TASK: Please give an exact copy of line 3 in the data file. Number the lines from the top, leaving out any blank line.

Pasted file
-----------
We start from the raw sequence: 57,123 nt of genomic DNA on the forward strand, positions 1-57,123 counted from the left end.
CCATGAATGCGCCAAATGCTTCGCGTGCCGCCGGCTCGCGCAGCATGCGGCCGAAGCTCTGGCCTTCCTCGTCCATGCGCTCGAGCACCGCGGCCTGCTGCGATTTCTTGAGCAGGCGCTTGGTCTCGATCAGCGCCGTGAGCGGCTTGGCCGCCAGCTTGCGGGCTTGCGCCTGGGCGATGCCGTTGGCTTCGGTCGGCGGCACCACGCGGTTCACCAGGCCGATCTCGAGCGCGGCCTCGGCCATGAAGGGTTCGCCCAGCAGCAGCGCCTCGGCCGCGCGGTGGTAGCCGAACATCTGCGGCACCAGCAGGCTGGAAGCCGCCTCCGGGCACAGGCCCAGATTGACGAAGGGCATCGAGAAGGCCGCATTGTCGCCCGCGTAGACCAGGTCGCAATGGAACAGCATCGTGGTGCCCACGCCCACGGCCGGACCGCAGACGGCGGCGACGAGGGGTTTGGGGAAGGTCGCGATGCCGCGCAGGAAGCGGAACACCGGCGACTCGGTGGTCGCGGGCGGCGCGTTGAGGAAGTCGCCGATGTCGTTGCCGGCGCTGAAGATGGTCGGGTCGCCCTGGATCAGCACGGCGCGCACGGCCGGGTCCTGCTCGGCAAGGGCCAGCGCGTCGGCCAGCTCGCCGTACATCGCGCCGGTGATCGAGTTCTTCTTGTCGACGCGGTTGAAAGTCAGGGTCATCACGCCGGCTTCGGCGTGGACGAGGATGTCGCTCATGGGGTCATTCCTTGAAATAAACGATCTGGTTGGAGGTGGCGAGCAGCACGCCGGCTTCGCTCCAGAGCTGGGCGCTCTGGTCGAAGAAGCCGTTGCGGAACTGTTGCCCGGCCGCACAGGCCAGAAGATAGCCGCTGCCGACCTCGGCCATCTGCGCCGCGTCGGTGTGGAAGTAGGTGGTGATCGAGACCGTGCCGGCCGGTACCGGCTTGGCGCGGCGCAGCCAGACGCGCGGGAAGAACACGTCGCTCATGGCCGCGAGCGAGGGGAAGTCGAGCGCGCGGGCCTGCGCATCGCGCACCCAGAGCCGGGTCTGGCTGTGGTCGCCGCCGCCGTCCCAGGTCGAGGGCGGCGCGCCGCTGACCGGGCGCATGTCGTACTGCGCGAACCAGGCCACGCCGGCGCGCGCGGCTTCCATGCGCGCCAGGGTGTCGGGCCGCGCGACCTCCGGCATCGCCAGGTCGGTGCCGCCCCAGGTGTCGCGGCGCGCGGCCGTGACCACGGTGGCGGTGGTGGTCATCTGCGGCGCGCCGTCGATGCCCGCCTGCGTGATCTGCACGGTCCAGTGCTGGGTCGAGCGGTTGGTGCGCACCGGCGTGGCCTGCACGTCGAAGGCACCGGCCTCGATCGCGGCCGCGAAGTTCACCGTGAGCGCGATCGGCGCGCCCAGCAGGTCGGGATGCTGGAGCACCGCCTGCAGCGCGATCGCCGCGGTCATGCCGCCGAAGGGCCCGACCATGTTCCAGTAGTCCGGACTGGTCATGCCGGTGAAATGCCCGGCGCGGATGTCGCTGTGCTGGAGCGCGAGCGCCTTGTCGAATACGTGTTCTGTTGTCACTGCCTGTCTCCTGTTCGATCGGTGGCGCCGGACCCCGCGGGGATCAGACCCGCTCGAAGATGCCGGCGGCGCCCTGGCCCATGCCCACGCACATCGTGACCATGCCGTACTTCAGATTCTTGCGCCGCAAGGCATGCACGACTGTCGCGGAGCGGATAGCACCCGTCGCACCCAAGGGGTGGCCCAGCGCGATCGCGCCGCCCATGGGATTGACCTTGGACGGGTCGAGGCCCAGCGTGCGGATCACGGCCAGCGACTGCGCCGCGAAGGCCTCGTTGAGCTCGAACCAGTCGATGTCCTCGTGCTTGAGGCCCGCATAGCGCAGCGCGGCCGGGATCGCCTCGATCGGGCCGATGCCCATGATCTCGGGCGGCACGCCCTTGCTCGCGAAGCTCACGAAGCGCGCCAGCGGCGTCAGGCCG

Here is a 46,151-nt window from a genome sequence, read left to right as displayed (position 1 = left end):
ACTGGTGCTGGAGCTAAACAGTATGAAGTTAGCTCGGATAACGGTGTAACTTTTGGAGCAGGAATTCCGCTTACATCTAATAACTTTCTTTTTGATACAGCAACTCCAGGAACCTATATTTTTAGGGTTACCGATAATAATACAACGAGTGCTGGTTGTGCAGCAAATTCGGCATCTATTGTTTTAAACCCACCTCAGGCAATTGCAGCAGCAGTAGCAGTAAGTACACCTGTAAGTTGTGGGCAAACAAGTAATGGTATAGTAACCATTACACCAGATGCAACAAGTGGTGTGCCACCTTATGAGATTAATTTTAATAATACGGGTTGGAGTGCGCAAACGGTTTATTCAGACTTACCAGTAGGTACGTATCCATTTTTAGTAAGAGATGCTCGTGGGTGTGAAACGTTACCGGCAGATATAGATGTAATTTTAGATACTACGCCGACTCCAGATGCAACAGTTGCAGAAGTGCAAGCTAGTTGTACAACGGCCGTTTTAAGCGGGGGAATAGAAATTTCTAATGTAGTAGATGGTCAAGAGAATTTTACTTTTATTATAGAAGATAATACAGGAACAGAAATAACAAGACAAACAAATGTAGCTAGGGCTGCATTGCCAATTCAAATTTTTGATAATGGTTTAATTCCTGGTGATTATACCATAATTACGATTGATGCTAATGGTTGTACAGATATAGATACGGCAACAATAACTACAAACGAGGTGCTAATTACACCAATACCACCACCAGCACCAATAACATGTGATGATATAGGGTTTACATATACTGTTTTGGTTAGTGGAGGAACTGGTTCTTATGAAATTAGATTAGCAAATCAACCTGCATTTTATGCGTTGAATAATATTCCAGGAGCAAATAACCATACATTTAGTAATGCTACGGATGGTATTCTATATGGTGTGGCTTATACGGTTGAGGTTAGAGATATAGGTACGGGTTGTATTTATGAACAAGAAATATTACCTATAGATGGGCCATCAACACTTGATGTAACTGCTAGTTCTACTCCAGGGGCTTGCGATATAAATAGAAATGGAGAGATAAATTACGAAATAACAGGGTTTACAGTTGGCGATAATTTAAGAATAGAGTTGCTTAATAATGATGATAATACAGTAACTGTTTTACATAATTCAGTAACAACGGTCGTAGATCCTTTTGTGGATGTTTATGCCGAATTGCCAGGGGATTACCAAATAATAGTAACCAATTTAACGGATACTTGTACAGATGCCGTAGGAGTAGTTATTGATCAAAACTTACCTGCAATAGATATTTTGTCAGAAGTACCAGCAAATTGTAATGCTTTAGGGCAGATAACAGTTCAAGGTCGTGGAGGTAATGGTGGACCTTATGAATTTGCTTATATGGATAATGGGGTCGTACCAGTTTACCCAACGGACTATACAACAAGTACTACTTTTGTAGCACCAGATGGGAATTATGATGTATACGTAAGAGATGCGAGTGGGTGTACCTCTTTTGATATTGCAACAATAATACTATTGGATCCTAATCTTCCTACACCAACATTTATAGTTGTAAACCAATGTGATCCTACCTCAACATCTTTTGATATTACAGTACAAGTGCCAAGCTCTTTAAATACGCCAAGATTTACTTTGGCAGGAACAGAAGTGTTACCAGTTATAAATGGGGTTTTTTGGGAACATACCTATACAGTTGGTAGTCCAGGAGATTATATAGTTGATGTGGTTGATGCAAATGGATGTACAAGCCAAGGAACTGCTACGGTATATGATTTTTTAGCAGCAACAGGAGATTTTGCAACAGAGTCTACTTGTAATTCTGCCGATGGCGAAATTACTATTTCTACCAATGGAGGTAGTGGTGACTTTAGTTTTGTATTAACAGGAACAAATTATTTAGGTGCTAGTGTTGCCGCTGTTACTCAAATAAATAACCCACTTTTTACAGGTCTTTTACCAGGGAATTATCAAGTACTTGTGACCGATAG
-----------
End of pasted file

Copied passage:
Here is a 46,151-nt window from a genome sequence, read left to right as displayed (position 1 = left end):